Islam allows a court of law to administer capital punishment in two cases only, namely, intentional murder and spreading disorder in land (nuisance). Nowhere does the Holy Qur'an decree that people guilty of fornication be put to death. On the contrary, it prescribes the punishment of 100 stripes for the fornicators after the crime is proven in the court of law following the prescribed manner.
If the matter relates to a husband and wife, the Shari'ah ordaines the method of Li'aan. This shows that the Holy Qur'an leaves no room for honor killings. Moreover, Islam never allows individuals to take the law into their own hands and play with the lives of others. It is only the court which can decide what is to be done in a specific situation since all the directives pertaining to justice and society at large are addressed to the state.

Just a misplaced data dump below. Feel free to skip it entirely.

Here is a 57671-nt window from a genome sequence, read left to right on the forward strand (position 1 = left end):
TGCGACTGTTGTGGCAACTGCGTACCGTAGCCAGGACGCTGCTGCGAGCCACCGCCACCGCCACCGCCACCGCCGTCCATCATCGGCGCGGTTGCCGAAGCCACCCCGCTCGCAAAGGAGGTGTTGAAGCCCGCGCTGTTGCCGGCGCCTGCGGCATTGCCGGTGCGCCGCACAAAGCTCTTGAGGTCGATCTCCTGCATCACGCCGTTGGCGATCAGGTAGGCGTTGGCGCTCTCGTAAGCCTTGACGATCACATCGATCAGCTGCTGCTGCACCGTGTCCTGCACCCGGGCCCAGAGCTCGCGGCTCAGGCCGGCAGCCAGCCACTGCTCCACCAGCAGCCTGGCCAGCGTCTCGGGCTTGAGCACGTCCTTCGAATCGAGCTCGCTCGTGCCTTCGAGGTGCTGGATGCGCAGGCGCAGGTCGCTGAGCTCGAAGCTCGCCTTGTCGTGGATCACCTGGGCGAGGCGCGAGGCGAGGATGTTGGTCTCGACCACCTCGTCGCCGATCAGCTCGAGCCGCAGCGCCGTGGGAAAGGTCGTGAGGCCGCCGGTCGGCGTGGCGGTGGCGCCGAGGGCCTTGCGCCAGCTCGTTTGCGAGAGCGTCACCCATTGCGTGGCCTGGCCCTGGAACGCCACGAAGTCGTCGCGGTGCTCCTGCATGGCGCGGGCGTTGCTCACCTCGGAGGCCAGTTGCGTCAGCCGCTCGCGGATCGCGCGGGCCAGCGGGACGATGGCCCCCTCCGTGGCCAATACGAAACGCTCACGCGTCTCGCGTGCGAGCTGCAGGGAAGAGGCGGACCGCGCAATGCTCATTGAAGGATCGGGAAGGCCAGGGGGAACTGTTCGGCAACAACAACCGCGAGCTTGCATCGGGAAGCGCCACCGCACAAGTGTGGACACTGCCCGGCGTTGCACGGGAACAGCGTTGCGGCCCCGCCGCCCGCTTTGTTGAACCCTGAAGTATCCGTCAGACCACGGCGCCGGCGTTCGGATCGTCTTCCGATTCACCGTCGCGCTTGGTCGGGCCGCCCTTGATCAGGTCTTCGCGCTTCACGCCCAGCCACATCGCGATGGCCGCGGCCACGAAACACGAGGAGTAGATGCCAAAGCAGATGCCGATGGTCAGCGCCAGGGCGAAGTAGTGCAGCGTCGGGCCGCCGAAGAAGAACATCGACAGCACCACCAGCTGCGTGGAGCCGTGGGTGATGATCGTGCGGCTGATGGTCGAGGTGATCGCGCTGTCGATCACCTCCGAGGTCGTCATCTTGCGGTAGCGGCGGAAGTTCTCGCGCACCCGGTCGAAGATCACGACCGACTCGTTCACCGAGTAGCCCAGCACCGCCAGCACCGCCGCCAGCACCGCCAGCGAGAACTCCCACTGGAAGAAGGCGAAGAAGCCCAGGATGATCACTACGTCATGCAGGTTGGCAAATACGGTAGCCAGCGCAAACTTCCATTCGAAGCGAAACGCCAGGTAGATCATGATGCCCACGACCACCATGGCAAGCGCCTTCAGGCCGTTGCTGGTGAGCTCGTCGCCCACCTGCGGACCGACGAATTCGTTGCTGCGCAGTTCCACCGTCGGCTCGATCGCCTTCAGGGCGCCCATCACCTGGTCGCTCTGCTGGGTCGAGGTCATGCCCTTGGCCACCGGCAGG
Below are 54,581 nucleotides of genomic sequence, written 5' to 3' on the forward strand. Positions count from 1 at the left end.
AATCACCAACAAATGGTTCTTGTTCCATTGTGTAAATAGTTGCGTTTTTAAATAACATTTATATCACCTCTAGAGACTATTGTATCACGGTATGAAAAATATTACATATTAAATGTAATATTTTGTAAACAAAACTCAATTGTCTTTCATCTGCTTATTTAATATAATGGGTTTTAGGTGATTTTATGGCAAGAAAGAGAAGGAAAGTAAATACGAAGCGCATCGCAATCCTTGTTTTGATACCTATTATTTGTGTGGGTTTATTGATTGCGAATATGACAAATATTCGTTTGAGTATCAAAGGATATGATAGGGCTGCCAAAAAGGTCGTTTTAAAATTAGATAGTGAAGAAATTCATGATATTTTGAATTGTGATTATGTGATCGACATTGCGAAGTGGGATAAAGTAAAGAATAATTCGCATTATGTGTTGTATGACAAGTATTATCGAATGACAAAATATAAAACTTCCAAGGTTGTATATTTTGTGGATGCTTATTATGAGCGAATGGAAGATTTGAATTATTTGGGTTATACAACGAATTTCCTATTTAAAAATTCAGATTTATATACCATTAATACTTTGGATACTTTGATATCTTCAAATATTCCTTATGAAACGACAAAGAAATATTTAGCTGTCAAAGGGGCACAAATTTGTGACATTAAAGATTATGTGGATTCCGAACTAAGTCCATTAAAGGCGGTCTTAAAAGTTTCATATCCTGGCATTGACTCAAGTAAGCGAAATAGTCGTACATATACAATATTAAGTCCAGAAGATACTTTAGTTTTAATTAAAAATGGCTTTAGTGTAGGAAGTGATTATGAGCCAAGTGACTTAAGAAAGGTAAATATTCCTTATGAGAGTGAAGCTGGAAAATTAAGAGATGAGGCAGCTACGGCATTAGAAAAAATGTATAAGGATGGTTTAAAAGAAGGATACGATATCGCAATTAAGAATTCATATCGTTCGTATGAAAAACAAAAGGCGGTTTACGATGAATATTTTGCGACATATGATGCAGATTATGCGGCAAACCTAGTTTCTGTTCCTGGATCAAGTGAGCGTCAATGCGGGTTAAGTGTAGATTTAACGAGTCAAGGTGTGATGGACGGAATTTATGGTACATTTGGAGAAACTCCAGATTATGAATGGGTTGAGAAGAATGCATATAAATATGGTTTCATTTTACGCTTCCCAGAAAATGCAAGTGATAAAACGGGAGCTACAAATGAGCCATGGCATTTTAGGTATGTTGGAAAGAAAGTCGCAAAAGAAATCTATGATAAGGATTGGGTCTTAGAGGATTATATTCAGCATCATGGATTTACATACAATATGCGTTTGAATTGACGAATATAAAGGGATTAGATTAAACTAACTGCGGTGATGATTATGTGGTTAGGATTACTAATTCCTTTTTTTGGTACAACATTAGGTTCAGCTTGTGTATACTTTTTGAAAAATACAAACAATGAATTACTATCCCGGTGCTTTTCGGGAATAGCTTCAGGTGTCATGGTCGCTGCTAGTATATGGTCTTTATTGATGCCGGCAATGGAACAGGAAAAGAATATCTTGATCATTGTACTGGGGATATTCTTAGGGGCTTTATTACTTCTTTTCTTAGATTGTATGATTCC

From the individual perspective, there is an immediate need to look into reasons why an individual resorted to the undesirable means to gratify ones' desires. People usually do not commit mistakes but under the trance of physiological and psychological influences. A state is no doubt more concerned with the implementation of law and order. But an individual should be more concerned with the moral disposition of other people; he should strive to find out the reasons. In most ocassions it is the simple matrimonial arragement that will resolve the problem. In other cases, the concerned people may not be discharging their duties well toward each other, which leads to extra marital relations. Directing the consequence of one's own mistakes toward the other person is entirely absurd.